Tech

Do You Know that Sarahah App is Quietly Uploading Your Address Book To their Private Servers?

Last time we talked about the latest fad among the social media users, i.e., Sarahah, and the man behind it. The app has so far recorded millions of downloads on the Apple Store, and the Google Store combined.

Once again the app is in talks among social media, but this time it’s the loophole that has been discovered by a senior analyst of Bishop Fox, Zachary Julian.

According to what Julian has mentioned in his reports, while the Sarahah app lets you know the honest feedbacks from your friends it also quietly harvests your phone contacts and uploads it to company servers. The data includes all your phone numbers and email addresses that have been stored in your phones’ address book.

Harvesting your contact list without your permission opens multiple security risks as the app can sell your data as a part of research to any statistics and research company.

The app has recorded nearly about 50 to 70 million downloads just on Google Play Store. You can easily anticipate what amount of data is at risk.

Just after this flaw was discovered, the creator of Sarahah tweeted that it was just a feature that was supposed to be removed by his partner who left. But nowhere he cleared the fact that why and where the data is being used and what is the authenticity of the servers used.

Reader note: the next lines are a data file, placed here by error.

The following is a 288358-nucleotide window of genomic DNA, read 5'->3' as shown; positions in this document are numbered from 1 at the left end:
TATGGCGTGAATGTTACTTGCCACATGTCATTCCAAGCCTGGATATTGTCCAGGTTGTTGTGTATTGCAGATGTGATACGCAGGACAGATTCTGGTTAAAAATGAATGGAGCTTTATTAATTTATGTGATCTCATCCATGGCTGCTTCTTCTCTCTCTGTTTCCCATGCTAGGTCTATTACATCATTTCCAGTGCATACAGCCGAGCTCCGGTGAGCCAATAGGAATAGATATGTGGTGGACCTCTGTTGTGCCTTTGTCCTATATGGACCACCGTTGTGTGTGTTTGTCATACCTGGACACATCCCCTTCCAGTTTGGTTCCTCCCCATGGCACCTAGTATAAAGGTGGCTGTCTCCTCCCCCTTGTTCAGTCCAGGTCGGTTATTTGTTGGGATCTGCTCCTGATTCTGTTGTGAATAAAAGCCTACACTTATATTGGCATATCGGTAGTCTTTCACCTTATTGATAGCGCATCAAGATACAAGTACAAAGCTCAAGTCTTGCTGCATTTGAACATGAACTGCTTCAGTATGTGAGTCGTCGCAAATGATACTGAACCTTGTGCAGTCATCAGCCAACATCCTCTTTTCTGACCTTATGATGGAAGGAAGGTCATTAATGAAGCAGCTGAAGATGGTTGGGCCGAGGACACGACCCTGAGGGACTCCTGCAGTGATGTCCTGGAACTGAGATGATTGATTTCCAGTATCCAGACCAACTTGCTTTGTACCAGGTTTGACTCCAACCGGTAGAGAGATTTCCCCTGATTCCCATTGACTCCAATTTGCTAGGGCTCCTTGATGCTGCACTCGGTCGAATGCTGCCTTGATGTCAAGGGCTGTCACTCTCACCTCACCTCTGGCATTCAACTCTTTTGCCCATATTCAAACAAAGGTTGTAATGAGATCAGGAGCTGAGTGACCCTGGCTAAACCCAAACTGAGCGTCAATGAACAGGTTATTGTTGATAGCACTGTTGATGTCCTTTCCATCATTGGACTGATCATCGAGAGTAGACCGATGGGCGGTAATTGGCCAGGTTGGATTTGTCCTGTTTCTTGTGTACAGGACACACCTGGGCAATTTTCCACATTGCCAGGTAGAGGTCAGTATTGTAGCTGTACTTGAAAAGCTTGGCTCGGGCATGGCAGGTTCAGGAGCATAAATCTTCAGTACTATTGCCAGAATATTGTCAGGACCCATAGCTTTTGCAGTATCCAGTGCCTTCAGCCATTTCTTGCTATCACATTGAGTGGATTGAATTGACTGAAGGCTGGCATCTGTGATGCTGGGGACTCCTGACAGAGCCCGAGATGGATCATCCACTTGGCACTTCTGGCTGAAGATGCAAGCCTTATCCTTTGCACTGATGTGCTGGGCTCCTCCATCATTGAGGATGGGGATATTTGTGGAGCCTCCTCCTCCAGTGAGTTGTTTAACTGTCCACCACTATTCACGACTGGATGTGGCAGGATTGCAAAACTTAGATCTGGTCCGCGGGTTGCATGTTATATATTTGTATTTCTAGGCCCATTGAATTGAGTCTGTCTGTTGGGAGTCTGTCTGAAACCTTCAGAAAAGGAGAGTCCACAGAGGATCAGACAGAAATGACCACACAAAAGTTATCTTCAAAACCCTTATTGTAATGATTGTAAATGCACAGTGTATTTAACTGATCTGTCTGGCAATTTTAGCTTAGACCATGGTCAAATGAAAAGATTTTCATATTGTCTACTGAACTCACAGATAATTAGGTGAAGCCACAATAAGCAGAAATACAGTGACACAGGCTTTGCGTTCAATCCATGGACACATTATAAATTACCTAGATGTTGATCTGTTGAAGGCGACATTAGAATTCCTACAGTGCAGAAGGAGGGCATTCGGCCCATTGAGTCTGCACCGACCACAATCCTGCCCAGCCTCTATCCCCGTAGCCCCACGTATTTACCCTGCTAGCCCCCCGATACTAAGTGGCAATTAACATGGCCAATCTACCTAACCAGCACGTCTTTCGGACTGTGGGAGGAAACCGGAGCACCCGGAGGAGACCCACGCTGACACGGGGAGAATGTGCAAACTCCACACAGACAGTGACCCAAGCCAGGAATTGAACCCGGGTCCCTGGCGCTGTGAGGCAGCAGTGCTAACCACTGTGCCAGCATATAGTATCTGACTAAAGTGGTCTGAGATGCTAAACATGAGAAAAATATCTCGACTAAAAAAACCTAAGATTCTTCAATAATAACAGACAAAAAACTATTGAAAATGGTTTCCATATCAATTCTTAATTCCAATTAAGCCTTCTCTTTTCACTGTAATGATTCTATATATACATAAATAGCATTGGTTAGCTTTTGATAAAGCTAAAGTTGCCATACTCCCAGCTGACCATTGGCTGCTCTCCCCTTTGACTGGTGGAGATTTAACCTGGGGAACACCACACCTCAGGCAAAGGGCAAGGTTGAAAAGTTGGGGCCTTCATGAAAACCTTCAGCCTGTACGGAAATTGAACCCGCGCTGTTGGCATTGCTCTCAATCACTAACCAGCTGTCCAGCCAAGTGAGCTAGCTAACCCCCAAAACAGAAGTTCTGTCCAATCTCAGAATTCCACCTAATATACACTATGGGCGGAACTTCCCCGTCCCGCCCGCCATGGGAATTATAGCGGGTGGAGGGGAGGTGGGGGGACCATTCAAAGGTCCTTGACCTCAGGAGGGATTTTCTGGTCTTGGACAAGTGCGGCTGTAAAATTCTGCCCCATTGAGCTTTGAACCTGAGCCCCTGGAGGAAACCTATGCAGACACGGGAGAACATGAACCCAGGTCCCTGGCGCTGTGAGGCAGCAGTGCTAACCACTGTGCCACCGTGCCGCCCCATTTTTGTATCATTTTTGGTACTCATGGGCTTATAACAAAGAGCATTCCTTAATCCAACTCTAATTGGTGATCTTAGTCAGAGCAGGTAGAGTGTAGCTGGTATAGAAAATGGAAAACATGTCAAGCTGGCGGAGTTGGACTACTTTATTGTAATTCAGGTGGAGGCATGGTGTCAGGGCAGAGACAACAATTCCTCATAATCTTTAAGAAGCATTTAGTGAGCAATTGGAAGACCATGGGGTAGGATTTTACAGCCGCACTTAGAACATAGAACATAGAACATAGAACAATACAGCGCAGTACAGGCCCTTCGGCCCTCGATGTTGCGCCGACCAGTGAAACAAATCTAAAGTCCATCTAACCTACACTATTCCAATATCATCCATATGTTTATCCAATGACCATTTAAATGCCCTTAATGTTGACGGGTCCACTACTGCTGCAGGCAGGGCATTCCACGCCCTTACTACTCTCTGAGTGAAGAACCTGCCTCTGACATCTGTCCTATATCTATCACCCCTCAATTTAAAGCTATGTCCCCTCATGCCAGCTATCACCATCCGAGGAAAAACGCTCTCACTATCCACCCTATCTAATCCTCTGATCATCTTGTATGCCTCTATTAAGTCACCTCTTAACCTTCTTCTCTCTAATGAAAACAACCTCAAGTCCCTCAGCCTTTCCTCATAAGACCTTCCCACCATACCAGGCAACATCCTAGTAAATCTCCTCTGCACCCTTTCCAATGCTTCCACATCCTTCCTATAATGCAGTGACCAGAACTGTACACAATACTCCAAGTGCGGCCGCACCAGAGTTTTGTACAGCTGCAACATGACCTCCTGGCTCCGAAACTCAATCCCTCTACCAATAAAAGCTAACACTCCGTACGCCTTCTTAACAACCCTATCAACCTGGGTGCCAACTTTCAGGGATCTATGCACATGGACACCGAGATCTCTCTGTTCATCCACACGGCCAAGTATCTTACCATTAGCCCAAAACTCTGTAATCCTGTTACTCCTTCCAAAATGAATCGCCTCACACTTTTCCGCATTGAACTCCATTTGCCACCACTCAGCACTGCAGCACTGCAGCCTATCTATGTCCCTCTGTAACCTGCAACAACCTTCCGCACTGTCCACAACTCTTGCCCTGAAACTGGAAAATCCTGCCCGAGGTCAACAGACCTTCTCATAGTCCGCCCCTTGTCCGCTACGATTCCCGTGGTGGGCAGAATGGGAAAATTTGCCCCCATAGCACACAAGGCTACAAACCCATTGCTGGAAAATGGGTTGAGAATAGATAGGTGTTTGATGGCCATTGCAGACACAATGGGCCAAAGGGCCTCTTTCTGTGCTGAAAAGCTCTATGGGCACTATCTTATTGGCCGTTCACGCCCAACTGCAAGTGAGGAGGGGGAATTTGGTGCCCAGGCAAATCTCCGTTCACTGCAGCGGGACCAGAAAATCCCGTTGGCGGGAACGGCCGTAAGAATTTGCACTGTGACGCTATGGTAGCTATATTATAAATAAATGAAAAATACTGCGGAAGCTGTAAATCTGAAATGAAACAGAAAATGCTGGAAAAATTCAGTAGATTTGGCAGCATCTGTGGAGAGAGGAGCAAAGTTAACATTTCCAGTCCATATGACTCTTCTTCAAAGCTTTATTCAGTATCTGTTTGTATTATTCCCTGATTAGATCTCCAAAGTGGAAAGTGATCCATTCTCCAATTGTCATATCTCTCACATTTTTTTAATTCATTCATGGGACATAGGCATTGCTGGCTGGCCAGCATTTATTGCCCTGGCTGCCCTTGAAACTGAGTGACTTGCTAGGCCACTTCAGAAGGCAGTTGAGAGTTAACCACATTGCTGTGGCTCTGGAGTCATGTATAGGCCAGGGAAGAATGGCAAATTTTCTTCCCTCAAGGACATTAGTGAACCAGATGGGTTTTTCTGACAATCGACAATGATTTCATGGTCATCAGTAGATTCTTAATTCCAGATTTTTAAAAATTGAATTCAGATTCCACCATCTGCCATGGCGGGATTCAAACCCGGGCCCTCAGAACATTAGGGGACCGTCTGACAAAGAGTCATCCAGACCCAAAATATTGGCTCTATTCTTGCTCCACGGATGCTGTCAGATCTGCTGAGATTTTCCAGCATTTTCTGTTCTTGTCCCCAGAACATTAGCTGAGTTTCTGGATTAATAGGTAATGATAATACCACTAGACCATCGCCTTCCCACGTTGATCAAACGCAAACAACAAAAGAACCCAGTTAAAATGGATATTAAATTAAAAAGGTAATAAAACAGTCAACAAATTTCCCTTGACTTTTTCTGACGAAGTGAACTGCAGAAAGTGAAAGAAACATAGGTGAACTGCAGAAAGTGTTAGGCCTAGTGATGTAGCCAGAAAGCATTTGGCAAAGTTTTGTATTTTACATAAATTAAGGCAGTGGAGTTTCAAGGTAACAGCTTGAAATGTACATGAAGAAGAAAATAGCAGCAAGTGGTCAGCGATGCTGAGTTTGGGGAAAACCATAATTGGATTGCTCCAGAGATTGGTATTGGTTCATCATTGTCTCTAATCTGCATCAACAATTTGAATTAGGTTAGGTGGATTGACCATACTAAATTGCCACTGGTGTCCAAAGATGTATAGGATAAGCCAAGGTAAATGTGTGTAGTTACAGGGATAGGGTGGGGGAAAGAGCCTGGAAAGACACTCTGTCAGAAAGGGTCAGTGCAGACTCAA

He also added that now the feature of recording your contacts has been removed but his claim is still unverified as security research companies have not said anything in their new reports.

Other apps which have been accused of the same allegations have proved all of them wrong with their forthright privacy policies. For instance, Snapchat which was accused of the transmitting users’ location and collection of users’ address book without any notice or consent has settled all charges, and now the app has a robust privacy policy.

The app clearly mentions when someone opts for finding your friends on Snapchat option that the contacts will be uploaded to its’ servers to improve your experience.

On a positive note, if a user wants to use Sarahah, he/she can use it through the website without downloading the service’s app, as the website doesn’t fetch any form of digital data.

Still, if Sarahhah continues to scoop in users’ data via an app, then the company would have to specifically inform the user on what data it’s going to upload and on which servers – to provide them with a reason that will be legitimate as well.

 

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